J.E. Lendon: That Tyrant, Persuasion. How Rhetoric Shaped the Roman World, Princeton / Oxford: Princeton University Press 2022, XVIII + 302 S., 5 s/w-Abb., ISBN 978-0-691-22100-7, USD 29,95
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J.E.Lendon has written a delightful and stimulating book. His fundamental thesis is that rhetoric as a system of education in classical antiquity had profound effects on its students, shaping their actions as well as their speech. He explores this thesis through three case studies: the assassination of Caesar; city-planning in the imperial period; and developments in Roman law in the later Empire and into late antiquity.
In the case of Caesar, Lendon suggests that the effects of declamatory exercises about tyrant killing may explain the oddities of the assassins' behaviour: that Caesar alone was the target, that the conspirators themselves, en masse, did the deed (rather than employ D. Brutus' gladiators), that Brutus and Cassius then retreated to the Capitol and were so heavily invested in explaining their actions through speech. These were features of model declamations, in which personal responsibility for the killing was key and where the tyrant's death, on its own, was the end of the story, with the immediate resumption of normal political life. In section III Lendon looks at nymphaea, suggesting that they became so popular, where they were popular, because of the emergence in the later first century C.E. of rhetorical instruction on how to praise cities which used as its pattern the praise of men, and in which a city's situation, and so its water supply, became one of the standard aspects to be praised. Where elites grew up thinking about cities in relation to water, big fountains - at least in dry areas - were commendable in practice as well as theory. Though, as Lendon discusses, the relationship between epideictic oratory and city planning was not always straightforward: city walls were problematic in oratory, and there is no obvious rhetorical or architectural story to tell there. In section IV Lendon turns to the difficult issue of rhetoric and Roman law. His argument is that the 'laws' invoked in declamation - so wildly different from actual Roman law - can in a few cases be seen to affect practice in the courts and eventually legal codes. So, for example, declamation operated on the principle of 'an eye for an eye', including for false accusations; by 423 C.E., unsuccessful prosecutors were actually facing the penalty that would have been applied to the accused, if found guilty (128-129).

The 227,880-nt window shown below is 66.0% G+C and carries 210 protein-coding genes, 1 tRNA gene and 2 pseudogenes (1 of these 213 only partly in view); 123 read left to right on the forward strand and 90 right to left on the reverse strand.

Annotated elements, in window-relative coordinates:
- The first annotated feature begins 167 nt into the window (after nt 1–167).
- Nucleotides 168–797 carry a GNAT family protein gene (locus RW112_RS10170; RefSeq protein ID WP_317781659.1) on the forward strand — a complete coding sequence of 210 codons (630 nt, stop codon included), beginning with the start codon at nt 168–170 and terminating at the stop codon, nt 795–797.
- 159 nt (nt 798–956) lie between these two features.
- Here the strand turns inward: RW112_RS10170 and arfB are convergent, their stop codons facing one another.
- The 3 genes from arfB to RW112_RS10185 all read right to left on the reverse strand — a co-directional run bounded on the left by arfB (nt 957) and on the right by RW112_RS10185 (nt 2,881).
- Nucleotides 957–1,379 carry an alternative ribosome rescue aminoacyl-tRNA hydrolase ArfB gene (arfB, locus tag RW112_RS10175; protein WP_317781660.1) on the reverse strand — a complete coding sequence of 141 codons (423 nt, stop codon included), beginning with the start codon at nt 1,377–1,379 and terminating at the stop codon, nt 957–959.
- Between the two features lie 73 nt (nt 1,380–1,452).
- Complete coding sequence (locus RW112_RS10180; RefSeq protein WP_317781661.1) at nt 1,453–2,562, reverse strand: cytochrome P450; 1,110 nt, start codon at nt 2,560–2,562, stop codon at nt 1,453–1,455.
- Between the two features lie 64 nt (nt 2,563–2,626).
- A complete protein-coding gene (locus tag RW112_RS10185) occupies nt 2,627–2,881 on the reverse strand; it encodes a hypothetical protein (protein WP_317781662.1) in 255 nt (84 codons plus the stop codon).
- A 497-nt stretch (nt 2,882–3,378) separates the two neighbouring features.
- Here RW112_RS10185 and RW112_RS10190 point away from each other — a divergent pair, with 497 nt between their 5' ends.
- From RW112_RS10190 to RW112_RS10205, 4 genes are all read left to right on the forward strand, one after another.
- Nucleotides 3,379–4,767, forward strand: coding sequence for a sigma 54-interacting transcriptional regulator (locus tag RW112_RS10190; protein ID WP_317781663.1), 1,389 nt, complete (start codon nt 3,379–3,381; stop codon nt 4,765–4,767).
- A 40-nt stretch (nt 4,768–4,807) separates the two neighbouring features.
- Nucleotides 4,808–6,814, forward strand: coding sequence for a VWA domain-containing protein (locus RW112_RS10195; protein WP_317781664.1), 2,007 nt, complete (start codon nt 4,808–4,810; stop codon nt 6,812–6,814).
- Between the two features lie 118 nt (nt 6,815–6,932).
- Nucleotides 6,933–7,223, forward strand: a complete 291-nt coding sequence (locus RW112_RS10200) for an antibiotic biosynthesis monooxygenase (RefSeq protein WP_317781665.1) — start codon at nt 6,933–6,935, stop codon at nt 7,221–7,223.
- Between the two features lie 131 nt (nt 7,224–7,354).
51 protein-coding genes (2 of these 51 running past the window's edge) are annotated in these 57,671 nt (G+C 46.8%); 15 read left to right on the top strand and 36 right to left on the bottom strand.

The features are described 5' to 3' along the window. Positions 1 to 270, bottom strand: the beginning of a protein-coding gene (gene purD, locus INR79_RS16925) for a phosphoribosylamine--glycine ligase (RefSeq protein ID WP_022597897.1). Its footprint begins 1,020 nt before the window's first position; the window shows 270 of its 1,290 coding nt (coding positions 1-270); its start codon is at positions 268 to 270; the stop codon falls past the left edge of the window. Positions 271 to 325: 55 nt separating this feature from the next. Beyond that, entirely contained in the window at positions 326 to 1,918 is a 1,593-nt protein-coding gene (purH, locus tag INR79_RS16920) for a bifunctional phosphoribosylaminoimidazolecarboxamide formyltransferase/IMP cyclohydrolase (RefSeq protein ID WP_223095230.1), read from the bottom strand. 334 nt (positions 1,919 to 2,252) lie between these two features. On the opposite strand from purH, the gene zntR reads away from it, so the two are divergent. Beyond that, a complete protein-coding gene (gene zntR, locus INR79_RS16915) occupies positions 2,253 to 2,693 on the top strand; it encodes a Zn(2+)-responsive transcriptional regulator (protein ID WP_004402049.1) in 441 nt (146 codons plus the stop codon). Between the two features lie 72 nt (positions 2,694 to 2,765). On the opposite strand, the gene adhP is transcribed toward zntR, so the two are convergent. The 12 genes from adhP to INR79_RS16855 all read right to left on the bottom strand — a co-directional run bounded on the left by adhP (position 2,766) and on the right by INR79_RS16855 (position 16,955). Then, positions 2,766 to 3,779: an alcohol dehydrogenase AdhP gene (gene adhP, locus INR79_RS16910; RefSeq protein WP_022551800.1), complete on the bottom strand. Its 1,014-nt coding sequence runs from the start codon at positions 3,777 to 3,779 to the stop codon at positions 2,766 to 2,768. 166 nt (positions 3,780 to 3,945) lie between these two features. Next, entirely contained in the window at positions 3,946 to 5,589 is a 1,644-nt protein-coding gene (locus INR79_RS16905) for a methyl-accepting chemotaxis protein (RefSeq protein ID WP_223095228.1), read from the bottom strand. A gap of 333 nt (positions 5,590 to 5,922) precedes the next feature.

How far any of the specific arguments presented in this book will command assent is debatable (and it is not even clear that Lendon himself believes very much of it: 'it should be made quite clear at the outset that the argument of this book is speculative', p. xiv). In the case of Caesar, for example, the case study where this reviewer feels most comfortable, holes can be spotted. There is the rather banal chronological point that we don't know exactly how far the declamatory situations attested later had been fully developed in educational practice by the early 60s, when Brutus was a student. And the decisions which, with hindsight, look idiotic were perhaps explicable by factors other than rhetorical training: to have taken a bunch of gladiators into a senate meeting would undoubtedly have told Caesar what was about to happen - with unpredictable results; it is not entirely inexplicable to imagine that Brutus did not want to kill Antonius; and, above all, he and everyone else did have a real example of the removal of the tyrant leading to the return of normality, with the departure back to private life of Sulla, only a generation earlier. Believing that the problems of the res publica were tied up with a single individual was naive, undoubtedly, and catastrophic, but it doesn't actually require rhetoric for its explanation.
However, this kind of criticism rather misses the point of this monograph. Its strength is its wide-ranging, inquisitive, critical spirit; with questions as good as the ones here, answers are a secondary consideration. It is indeed peculiar that Libanius' praises of Antioch are so aquatic; and that nymphaea were so popular. And why on earth did Roman declamation - whose elite students were going to live lives in which the law would have undoubtedly played a significant part - use a set of laws which bore so little relationship to Roman law? And there are many excellent things in passing, too, such as the discussion of declamatory flavouring in some later accounts of Caesar's assassination (51-53). And overall, Lendon's thesis is a soundly based challenge to current researchers: why are we so comfortable with the idea that rhetoric affected what elite Romans wrote, and so oblivious to the idea that it might have affected what they did?
The book is a crisp and propulsive read; even those who dislike end-notes will admit that Lendon uses the format excellently. I can't wait to put it into the hands of my students, not least in the hope that it will encourage them to think of the field as one still capable of sustaining bold and innovative inquiry.